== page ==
Distracting in reponse to Distracting is panic feeding panic; it's always a mistake.

Rule One:
If you don't know what to do, go to Computer Mode and stay there until you have a good reason to change.

Rule Two:
If it would be desirable for the Satir Mode coming at you to escalate -- if that's what you want to have happen -- match that mode.


6. Using the Three-Part Message pattern (from Dr. Thomas Gordon and others)

The three-part message is a language pattern for making complaints. It's designed to get past the automatic negative reaction people have to complaints and bring about the desired change in behavior. The pattern is: "When you (X), I feel (Y), because (Z)." All three parts must be items that can be verified in the real world. This pattern is more likely to produce that behavior change than traditional complaints, and is always the best move. Example: "When you don't water the tomatoes, I feel angry, because plants die without water."

7. Managing the Verbal Attack Patterns (VAPS) of English

Vaps are English language patterns used to demonstrate power over a targeted victim by (a) capturing and holding their attention and (b) evoking a highly emotional response. They have two parts: an open attack (the "bait") and one or more attacks sheltered in presuppositions. For example:

A. "If you REALLY cared about your job, YOU'D get to work on TIME!"
B. "WHY don't you ever LISTEN to me when I talk to you??!"
C. "EVen a person YOUR age should know SOMETHING about stocks!"
D. "SOME people would FIRE you for coming to work dressed like a THUG!"
E. "YOU'RE not the ONLY person who has PROBlems, you know!"

Rule One:
Ignore the bait.

Rule Two:
Respond directly to a presupposition.

For example.......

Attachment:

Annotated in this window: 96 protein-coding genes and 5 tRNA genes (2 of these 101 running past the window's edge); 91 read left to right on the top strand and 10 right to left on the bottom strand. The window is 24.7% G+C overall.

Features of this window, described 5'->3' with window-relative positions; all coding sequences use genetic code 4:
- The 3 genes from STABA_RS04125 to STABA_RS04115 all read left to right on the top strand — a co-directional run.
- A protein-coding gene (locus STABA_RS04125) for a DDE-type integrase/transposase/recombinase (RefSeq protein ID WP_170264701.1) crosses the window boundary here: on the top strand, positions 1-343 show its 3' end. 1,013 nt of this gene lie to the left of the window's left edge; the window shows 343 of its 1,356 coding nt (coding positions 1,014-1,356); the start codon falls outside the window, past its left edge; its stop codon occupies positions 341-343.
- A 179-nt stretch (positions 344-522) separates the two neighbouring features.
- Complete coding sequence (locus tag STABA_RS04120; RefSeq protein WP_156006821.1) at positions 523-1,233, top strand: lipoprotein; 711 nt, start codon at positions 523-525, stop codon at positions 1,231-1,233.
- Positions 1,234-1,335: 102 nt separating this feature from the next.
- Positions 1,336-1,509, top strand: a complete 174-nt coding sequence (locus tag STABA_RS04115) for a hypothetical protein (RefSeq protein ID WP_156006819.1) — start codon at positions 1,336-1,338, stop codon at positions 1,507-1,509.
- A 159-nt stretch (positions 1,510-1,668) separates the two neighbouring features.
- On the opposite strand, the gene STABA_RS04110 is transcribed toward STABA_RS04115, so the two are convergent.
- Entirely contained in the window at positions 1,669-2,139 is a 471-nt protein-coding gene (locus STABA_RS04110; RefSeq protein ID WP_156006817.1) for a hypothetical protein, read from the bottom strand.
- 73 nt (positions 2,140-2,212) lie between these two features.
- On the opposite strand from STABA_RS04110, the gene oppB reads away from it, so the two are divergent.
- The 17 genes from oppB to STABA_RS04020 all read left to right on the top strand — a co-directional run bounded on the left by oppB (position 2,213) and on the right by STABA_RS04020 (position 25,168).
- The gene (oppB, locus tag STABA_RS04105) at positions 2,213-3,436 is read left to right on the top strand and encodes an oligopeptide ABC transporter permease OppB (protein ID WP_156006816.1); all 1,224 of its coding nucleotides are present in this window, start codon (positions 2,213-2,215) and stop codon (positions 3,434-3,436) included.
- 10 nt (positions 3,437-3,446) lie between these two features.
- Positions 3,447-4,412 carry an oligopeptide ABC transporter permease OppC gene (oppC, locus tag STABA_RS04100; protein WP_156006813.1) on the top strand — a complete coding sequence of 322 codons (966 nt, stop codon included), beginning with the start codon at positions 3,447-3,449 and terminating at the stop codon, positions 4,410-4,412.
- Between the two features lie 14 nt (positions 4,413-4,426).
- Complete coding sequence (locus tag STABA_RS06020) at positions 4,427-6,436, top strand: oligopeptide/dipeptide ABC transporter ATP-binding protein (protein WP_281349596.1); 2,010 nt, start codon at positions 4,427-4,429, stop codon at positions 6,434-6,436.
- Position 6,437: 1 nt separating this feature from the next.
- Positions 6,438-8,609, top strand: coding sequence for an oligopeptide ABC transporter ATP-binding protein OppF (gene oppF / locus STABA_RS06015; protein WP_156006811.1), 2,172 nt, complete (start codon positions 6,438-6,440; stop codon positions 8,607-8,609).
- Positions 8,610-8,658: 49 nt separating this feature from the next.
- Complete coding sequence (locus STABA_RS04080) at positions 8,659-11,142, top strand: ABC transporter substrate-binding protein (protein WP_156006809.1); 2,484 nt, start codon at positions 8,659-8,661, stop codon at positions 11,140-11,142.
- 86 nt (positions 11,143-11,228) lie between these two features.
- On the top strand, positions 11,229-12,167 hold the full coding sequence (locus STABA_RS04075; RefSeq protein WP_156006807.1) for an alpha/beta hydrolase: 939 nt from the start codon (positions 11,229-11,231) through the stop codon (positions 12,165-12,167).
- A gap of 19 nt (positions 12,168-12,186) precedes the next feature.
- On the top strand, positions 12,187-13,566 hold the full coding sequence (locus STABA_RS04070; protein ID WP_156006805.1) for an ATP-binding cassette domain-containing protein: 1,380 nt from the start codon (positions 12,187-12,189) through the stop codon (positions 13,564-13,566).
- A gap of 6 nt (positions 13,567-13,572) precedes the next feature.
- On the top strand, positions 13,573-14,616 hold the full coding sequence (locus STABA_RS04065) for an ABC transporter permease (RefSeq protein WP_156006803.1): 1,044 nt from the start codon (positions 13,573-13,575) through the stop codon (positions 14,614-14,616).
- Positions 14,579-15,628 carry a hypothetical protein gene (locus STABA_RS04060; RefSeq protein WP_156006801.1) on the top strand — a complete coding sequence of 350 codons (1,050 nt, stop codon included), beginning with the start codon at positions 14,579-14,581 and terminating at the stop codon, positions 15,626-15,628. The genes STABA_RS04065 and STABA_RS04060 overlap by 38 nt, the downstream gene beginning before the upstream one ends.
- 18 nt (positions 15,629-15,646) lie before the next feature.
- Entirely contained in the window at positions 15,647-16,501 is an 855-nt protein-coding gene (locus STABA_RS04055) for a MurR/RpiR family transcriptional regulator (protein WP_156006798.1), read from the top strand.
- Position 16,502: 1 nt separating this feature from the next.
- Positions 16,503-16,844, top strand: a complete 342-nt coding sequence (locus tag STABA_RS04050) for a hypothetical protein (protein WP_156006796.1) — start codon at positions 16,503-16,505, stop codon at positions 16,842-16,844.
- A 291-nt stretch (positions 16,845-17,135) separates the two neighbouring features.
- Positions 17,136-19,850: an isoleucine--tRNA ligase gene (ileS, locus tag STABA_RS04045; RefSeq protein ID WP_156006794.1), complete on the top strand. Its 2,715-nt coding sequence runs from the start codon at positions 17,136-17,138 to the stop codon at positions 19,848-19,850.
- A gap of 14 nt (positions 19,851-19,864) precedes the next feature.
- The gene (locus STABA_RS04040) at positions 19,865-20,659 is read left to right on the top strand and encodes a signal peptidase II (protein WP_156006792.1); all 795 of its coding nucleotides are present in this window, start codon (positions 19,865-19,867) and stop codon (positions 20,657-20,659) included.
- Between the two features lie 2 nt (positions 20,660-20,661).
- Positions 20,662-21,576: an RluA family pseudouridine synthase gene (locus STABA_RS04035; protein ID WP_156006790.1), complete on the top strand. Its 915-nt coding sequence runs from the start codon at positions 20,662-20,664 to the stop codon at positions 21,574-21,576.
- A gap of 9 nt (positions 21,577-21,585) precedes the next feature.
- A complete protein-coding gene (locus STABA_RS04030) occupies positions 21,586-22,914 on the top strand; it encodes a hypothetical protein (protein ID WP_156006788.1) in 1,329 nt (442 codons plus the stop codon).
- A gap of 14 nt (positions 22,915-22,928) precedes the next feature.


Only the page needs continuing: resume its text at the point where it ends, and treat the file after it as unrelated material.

"If you REALLY loved me, YOU wouldn't waste MONEY the way you do!!"
"If you really LOVED me, YOU wouldn't waste MONEY the way you do!"

(The first part of the attack presupposes "You don't love me"; the bait is, "You waste money.")

Recommended Responses:
"Of course I love you."
"When did you start thinking I don't love you?"


8. Principles for dealing with the body language of English

A. When the words and the body language don't match, believe the body.
B. No words, no matter how carefully chosen, can cancel body language.
C. Emotional information is carried almost entirely by body language.
D. The most powerful part of body language is the tone and intonation of the voice -- the tune the words are set to.


9. The Metaprinciples

A. Anything you feed will grow.
B. Anything you starve, smother, or neglect will fester or die.
C. Every language interaction is an interactive feedback loop.
D. The only meaning an utterance has in the real world is the meaning the listener understands it to have.
E. Mismatch is a warning sign; watch for it.

[This overview can do nothing more than provide a very rough idea of the system. For details, explanations, history, examples, exceptions to rules, and additional techniques, see the Gentle Art of Verbal Self-Defense books and audiotapes; see also the sources cited in those materials.]


Copyright © Suzette Haden Elgin 2000